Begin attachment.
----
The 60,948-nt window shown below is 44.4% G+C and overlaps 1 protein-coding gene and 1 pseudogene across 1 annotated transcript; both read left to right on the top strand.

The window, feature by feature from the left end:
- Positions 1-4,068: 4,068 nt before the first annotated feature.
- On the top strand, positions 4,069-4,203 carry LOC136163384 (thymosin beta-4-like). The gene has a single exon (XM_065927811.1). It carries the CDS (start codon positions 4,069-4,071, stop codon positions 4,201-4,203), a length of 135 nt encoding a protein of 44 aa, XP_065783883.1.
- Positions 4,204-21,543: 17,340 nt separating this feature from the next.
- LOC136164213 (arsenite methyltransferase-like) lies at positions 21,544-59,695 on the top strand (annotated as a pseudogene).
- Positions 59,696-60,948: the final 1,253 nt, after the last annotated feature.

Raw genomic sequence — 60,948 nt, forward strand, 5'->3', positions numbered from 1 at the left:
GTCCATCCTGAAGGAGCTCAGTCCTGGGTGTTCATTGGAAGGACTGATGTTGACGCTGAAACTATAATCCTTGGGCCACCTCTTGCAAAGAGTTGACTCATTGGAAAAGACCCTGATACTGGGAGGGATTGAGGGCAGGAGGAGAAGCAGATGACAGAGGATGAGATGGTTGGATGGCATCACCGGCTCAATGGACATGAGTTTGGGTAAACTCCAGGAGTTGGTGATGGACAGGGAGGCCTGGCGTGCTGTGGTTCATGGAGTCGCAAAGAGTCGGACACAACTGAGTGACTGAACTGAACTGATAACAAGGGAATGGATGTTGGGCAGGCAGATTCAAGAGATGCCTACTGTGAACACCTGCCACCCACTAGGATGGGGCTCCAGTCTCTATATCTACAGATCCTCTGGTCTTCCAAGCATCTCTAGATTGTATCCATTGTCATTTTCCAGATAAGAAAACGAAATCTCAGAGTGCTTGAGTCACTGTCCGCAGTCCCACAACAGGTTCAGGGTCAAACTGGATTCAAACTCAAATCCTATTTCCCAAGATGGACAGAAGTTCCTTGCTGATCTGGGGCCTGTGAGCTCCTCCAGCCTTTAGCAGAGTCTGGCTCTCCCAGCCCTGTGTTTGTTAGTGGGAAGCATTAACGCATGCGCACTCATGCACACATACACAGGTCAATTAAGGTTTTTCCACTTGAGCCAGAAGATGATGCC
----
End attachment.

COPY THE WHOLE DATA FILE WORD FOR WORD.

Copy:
The 60,948-nt window shown below is 44.4% G+C and overlaps 1 protein-coding gene and 1 pseudogene across 1 annotated transcript; both read left to right on the top strand.

The window, feature by feature from the left end:
- Positions 1-4,068: 4,068 nt before the first annotated feature.
- On the top strand, positions 4,069-4,203 carry LOC136163384 (thymosin beta-4-like). The gene has a single exon (XM_065927811.1). It carries the CDS (start codon positions 4,069-4,071, stop codon positions 4,201-4,203), a length of 135 nt encoding a protein of 44 aa, XP_065783883.1.
- Positions 4,204-21,543: 17,340 nt separating this feature from the next.
- LOC136164213 (arsenite methyltransferase-like) lies at positions 21,544-59,695 on the top strand (annotated as a pseudogene).
- Positions 59,696-60,948: the final 1,253 nt, after the last annotated feature.

Raw genomic sequence — 60,948 nt, forward strand, 5'->3', positions numbered from 1 at the left:
GTCCATCCTGAAGGAGCTCAGTCCTGGGTGTTCATTGGAAGGACTGATGTTGACGCTGAAACTATAATCCTTGGGCCACCTCTTGCAAAGAGTTGACTCATTGGAAAAGACCCTGATACTGGGAGGGATTGAGGGCAGGAGGAGAAGCAGATGACAGAGGATGAGATGGTTGGATGGCATCACCGGCTCAATGGACATGAGTTTGGGTAAACTCCAGGAGTTGGTGATGGACAGGGAGGCCTGGCGTGCTGTGGTTCATGGAGTCGCAAAGAGTCGGACACAACTGAGTGACTGAACTGAACTGATAACAAGGGAATGGATGTTGGGCAGGCAGATTCAAGAGATGCCTACTGTGAACACCTGCCACCCACTAGGATGGGGCTCCAGTCTCTATATCTACAGATCCTCTGGTCTTCCAAGCATCTCTAGATTGTATCCATTGTCATTTTCCAGATAAGAAAACGAAATCTCAGAGTGCTTGAGTCACTGTCCGCAGTCCCACAACAGGTTCAGGGTCAAACTGGATTCAAACTCAAATCCTATTTCCCAAGATGGACAGAAGTTCCTTGCTGATCTGGGGCCTGTGAGCTCCTCCAGCCTTTAGCAGAGTCTGGCTCTCCCAGCCCTGTGTTTGTTAGTGGGAAGCATTAACGCATGCGCACTCATGCACACATACACAGGTCAATTAAGGTTTTTCCACTTGAGCCAGAAGATGATGCC